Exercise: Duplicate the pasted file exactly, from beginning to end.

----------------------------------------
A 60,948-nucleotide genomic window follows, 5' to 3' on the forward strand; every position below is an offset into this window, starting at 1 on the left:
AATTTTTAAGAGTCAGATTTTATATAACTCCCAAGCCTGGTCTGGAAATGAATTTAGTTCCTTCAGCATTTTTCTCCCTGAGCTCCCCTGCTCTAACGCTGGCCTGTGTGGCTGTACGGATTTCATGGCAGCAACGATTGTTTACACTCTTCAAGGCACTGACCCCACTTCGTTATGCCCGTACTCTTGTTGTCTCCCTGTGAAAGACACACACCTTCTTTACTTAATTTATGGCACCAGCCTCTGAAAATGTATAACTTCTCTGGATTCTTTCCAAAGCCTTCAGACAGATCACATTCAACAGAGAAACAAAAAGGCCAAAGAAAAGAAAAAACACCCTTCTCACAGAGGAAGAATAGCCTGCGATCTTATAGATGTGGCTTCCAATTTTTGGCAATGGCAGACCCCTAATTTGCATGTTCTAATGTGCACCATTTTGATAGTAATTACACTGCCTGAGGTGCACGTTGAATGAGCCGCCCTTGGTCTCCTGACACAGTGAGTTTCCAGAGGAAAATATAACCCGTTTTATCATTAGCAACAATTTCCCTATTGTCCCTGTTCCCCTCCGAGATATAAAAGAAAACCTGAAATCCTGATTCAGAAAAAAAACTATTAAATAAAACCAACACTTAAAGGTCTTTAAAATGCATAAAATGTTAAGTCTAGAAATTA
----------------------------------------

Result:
A 60,948-nucleotide genomic window follows, 5' to 3' on the forward strand; every position below is an offset into this window, starting at 1 on the left:
AATTTTTAAGAGTCAGATTTTATATAACTCCCAAGCCTGGTCTGGAAATGAATTTAGTTCCTTCAGCATTTTTCTCCCTGAGCTCCCCTGCTCTAACGCTGGCCTGTGTGGCTGTACGGATTTCATGGCAGCAACGATTGTTTACACTCTTCAAGGCACTGACCCCACTTCGTTATGCCCGTACTCTTGTTGTCTCCCTGTGAAAGACACACACCTTCTTTACTTAATTTATGGCACCAGCCTCTGAAAATGTATAACTTCTCTGGATTCTTTCCAAAGCCTTCAGACAGATCACATTCAACAGAGAAACAAAAAGGCCAAAGAAAAGAAAAAACACCCTTCTCACAGAGGAAGAATAGCCTGCGATCTTATAGATGTGGCTTCCAATTTTTGGCAATGGCAGACCCCTAATTTGCATGTTCTAATGTGCACCATTTTGATAGTAATTACACTGCCTGAGGTGCACGTTGAATGAGCCGCCCTTGGTCTCCTGACACAGTGAGTTTCCAGAGGAAAATATAACCCGTTTTATCATTAGCAACAATTTCCCTATTGTCCCTGTTCCCCTCCGAGATATAAAAGAAAACCTGAAATCCTGATTCAGAAAAAAAACTATTAAATAAAACCAACACTTAAAGGTCTTTAAAATGCATAAAATGTTAAGTCTAGAAATTA